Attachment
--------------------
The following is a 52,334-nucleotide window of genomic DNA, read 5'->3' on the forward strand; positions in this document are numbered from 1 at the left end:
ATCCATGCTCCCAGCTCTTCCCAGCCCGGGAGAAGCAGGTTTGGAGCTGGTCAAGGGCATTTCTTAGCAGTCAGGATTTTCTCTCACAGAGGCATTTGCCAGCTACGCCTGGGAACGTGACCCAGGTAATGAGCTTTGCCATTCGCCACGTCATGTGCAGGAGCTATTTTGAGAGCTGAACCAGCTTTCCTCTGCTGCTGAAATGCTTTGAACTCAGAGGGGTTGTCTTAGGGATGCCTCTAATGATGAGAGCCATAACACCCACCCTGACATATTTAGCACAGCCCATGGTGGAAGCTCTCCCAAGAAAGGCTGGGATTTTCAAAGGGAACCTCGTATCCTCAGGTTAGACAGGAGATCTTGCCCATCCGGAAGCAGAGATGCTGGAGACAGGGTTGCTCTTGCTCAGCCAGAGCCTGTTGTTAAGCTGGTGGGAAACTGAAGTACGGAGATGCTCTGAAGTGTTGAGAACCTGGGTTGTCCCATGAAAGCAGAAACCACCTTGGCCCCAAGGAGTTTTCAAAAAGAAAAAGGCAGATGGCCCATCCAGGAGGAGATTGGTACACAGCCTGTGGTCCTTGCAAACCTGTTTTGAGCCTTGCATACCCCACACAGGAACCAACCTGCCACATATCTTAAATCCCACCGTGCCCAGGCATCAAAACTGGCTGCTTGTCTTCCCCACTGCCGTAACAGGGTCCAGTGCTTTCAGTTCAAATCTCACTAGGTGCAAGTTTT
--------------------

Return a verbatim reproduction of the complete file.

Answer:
The following is a 52,334-nucleotide window of genomic DNA, read 5'->3' on the forward strand; positions in this document are numbered from 1 at the left end:
ATCCATGCTCCCAGCTCTTCCCAGCCCGGGAGAAGCAGGTTTGGAGCTGGTCAAGGGCATTTCTTAGCAGTCAGGATTTTCTCTCACAGAGGCATTTGCCAGCTACGCCTGGGAACGTGACCCAGGTAATGAGCTTTGCCATTCGCCACGTCATGTGCAGGAGCTATTTTGAGAGCTGAACCAGCTTTCCTCTGCTGCTGAAATGCTTTGAACTCAGAGGGGTTGTCTTAGGGATGCCTCTAATGATGAGAGCCATAACACCCACCCTGACATATTTAGCACAGCCCATGGTGGAAGCTCTCCCAAGAAAGGCTGGGATTTTCAAAGGGAACCTCGTATCCTCAGGTTAGACAGGAGATCTTGCCCATCCGGAAGCAGAGATGCTGGAGACAGGGTTGCTCTTGCTCAGCCAGAGCCTGTTGTTAAGCTGGTGGGAAACTGAAGTACGGAGATGCTCTGAAGTGTTGAGAACCTGGGTTGTCCCATGAAAGCAGAAACCACCTTGGCCCCAAGGAGTTTTCAAAAAGAAAAAGGCAGATGGCCCATCCAGGAGGAGATTGGTACACAGCCTGTGGTCCTTGCAAACCTGTTTTGAGCCTTGCATACCCCACACAGGAACCAACCTGCCACATATCTTAAATCCCACCGTGCCCAGGCATCAAAACTGGCTGCTTGTCTTCCCCACTGCCGTAACAGGGTCCAGTGCTTTCAGTTCAAATCTCACTAGGTGCAAGTTTT